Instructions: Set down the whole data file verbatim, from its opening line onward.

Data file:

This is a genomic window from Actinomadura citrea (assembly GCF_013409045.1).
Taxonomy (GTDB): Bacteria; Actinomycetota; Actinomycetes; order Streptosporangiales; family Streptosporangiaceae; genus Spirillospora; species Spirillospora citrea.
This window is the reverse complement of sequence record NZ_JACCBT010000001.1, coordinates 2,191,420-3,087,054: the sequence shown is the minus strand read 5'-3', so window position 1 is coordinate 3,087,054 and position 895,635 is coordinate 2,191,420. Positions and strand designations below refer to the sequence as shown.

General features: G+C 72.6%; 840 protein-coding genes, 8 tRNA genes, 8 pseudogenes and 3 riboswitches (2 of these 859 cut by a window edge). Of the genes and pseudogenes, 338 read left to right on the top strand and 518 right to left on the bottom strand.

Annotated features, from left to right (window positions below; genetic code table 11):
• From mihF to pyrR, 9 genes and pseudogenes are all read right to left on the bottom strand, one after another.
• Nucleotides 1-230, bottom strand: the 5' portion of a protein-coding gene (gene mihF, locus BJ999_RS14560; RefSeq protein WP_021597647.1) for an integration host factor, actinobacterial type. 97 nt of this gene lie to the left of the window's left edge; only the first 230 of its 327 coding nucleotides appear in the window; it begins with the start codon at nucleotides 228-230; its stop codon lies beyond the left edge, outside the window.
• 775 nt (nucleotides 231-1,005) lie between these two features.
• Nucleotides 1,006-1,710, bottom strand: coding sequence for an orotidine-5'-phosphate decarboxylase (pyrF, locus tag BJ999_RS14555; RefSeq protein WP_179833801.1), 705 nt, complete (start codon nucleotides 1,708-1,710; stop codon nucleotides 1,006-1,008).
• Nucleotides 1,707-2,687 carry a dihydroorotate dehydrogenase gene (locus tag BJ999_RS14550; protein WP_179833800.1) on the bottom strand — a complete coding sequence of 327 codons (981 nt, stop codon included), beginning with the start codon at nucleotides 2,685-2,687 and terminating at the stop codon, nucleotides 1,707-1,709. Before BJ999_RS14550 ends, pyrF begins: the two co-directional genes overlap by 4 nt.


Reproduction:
This is a genomic window from Actinomadura citrea (assembly GCF_013409045.1).
Taxonomy (GTDB): Bacteria; Actinomycetota; Actinomycetes; order Streptosporangiales; family Streptosporangiaceae; genus Spirillospora; species Spirillospora citrea.
This window is the reverse complement of sequence record NZ_JACCBT010000001.1, coordinates 2,191,420-3,087,054: the sequence shown is the minus strand read 5'-3', so window position 1 is coordinate 3,087,054 and position 895,635 is coordinate 2,191,420. Positions and strand designations below refer to the sequence as shown.

General features: G+C 72.6%; 840 protein-coding genes, 8 tRNA genes, 8 pseudogenes and 3 riboswitches (2 of these 859 cut by a window edge). Of the genes and pseudogenes, 338 read left to right on the top strand and 518 right to left on the bottom strand.

Annotated features, from left to right (window positions below; genetic code table 11):
• From mihF to pyrR, 9 genes and pseudogenes are all read right to left on the bottom strand, one after another.
• Nucleotides 1-230, bottom strand: the 5' portion of a protein-coding gene (gene mihF, locus BJ999_RS14560; RefSeq protein WP_021597647.1) for an integration host factor, actinobacterial type. 97 nt of this gene lie to the left of the window's left edge; only the first 230 of its 327 coding nucleotides appear in the window; it begins with the start codon at nucleotides 228-230; its stop codon lies beyond the left edge, outside the window.
• 775 nt (nucleotides 231-1,005) lie between these two features.
• Nucleotides 1,006-1,710, bottom strand: coding sequence for an orotidine-5'-phosphate decarboxylase (pyrF, locus tag BJ999_RS14555; RefSeq protein WP_179833801.1), 705 nt, complete (start codon nucleotides 1,708-1,710; stop codon nucleotides 1,006-1,008).
• Nucleotides 1,707-2,687 carry a dihydroorotate dehydrogenase gene (locus tag BJ999_RS14550; protein WP_179833800.1) on the bottom strand — a complete coding sequence of 327 codons (981 nt, stop codon included), beginning with the start codon at nucleotides 2,685-2,687 and terminating at the stop codon, nucleotides 1,707-1,709. Before BJ999_RS14550 ends, pyrF begins: the two co-directional genes overlap by 4 nt.